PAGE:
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Research Toolkit: Scholarly and Peer-Reviewed Articles

Video on Scholarly/Peer Reviewed Items

Scholarly and Peer-Reviewed Resources

Scholarly and Peer-Reviewed Resources

Scholarly and Peer-Reviewed Resources

Research projects often have specific instructions about the types of resources you can use to complete your assignment. One of the more common specifications requires you include scholarly resources. Knowing what types of resources you need can make it much easier to complete your assignment because you already have a starting point. Sometimes, it can be confusing to remember the difference between all of the types of information available.

What is a scholarly article? A scholarly article is written by an expert in their field, and is an excellent resource to find out what has been studied or researched about a particular topic. Additionally, the bibliography will offer additional sources on similar topics.

Are “scholarly” and “peer-reviewed” the same? Sometimes! “Peer-reviewed” means that the article and research was reviewed and evaluated by other experts in the field before it can be accepted for publication. Some publications require this, but others do not. Many use the terms “scholarly” and “peer-reviewed” interchangeably.

“Academic journal articles” and “research journal articles” are some additional terms you may encounter. Rest assured: in the majority of cases you can use any scholarly or peer-reviewed articles for your research. If you have concerns, double check with your instructor if you have any questions about the requirements for your resources.

How can I tell the difference between scholarly, trade and popular articles? We’ve created a chart for you to outline the typically criteria for each of the most common types of journal articles you’ll run into. Unfortunately, some journals may not meet all of the criteria and will seem to fit in multiple categories. If that happens, it’s best to check with your instructor or librarian to determine what type of article it is!

How can I find scholarly resources? The CCCOnline Library has a variety of multidisciplinary and subject-specific research databases available to you from Gale, EBSCO, and Anthropology Online. To access these databases, log in to D2L/Brightspace, and look at the right sidebar.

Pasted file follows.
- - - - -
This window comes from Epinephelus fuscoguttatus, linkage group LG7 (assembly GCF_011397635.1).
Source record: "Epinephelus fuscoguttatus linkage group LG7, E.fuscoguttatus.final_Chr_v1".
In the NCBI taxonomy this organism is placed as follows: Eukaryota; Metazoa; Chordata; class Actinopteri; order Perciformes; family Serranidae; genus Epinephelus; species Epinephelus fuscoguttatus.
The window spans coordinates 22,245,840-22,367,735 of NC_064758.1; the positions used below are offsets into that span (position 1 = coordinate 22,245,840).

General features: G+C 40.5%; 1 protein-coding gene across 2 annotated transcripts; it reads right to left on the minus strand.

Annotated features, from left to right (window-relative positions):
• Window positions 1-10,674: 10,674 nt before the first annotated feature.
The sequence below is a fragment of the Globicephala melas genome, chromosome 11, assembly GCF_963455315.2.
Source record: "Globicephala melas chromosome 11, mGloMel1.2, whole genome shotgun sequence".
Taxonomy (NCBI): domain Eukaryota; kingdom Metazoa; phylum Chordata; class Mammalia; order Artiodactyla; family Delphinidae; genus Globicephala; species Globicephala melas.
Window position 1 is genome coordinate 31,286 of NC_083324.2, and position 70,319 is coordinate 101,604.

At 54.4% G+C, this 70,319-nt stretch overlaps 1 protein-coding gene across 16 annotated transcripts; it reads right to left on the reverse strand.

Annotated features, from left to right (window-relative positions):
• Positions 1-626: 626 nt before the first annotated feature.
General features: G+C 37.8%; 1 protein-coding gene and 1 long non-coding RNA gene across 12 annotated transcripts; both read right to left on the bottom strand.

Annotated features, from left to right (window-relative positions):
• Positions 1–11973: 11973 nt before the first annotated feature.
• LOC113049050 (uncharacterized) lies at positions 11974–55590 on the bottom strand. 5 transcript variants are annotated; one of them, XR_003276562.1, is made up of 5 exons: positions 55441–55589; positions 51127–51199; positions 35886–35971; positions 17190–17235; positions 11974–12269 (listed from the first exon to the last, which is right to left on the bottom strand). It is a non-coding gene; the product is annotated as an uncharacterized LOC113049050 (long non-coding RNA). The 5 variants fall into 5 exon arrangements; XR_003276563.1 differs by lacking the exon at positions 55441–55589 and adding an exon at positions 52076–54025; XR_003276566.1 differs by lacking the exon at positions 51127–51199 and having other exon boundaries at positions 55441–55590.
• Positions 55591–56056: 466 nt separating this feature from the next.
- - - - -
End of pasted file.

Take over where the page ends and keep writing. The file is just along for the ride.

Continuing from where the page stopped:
D2L screen cap of CCCO Helpful Links.

Scholarly and Peer-Reviewed Resources

Criteria Scholarly Journals Trade Journals Popular Journals

Chart of Criteria Needed to Differentiate between Scholarly, Trade, and Popular Journals

See the chart below outlining the typical criteria for each of the most common types of journal articles you'll run into. Unfortunately, some journals may not meet all of the criteria and will seem to fit it multiple categories. If that happens, it's best to check with your instructor or librarian to determine what type of article it is.

Accountability Peer reviewed or refereed (Peer review is the process by which scholarly work is checked by a group of experts in that field to ensure the work meets standards before publication.) Editor Editor
Advertisements Very few, if any Some, but usually related to the trade or topic the journal is designed for Heavy
Appearance Charts, graphs and other images are used to support or enhance the article May have glossy pages, photographs, graphics, charts or graphs, but used to support or enhance the article Glossy pages, numerous photographs and graphics, bright colors
Audience Professionals or researchers in the field Professionals in the field General public, entertainment-seekers
Authors Contributing authors (experts or professionals in the field) Publication staff members and contributing authors (professionals in the field) Publication staff members
Citations Complete references included May include references for sources Rarely include references for source of information
Language Extremely formal, high-level; assumed reader is of a similar scholarly background May use trade jargon, written in a professional manor Simple language designed to meet average reading level
Purpose To disseminate research study results, to inform To inform on trends, new ideas, professional advice To entertain or provide information about a special interest topic